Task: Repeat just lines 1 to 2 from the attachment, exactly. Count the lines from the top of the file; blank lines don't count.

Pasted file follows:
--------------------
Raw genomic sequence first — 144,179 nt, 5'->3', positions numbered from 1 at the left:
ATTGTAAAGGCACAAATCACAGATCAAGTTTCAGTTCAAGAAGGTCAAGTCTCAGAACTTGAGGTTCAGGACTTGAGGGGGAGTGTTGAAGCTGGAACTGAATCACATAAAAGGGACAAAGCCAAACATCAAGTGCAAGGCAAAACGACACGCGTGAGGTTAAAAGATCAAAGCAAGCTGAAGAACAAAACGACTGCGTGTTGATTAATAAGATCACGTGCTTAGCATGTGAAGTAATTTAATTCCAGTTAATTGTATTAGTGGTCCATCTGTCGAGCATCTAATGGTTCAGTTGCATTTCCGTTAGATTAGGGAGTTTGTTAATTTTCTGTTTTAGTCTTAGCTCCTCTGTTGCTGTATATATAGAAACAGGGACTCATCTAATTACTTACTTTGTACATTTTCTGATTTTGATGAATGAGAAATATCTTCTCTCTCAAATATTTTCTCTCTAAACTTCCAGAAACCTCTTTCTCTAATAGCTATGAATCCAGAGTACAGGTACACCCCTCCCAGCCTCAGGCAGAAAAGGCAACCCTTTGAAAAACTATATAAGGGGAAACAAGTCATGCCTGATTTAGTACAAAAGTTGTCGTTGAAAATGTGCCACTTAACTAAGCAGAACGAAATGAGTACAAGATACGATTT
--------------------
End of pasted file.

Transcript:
Raw genomic sequence first — 144,179 nt, 5'->3', positions numbered from 1 at the left:
ATTGTAAAGGCACAAATCACAGATCAAGTTTCAGTTCAAGAAGGTCAAGTCTCAGAACTTGAGGTTCAGGACTTGAGGGGGAGTGTTGAAGCTGGAACTGAATCACATAAAAGGGACAAAGCCAAACATCAAGTGCAAGGCAAAACGACACGCGTGAGGTTAAAAGATCAAAGCAAGCTGAAGAACAAAACGACTGCGTGTTGATTAATAAGATCACGTGCTTAGCATGTGAAGTAATTTAATTCCAGTTAATTGTATTAGTGGTCCATCTGTCGAGCATCTAATGGTTCAGTTGCATTTCCGTTAGATTAGGGAGTTTGTTAATTTTCTGTTTTAGTCTTAGCTCCTCTGTTGCTGTATATATAGAAACAGGGACTCATCTAATTACTTACTTTGTACATTTTCTGATTTTGATGAATGAGAAATATCTTCTCTCTCAAATATTTTCTCTCTAAACTTCCAGAAACCTCTTTCTCTAATAGCTATGAATCCAGAGTACAGGTACACCCCTCCCAGCCTCAGGCAGAAAAGGCAACCCTTTGAAAAACTATATAAGGGGAAACAAGTCATGCCTGATTTAGTACAAAAGTTGTCGTTGAAAATGTGCCACTTAACTAAGCAGAACGAAATGAGTACAAGATACGATTT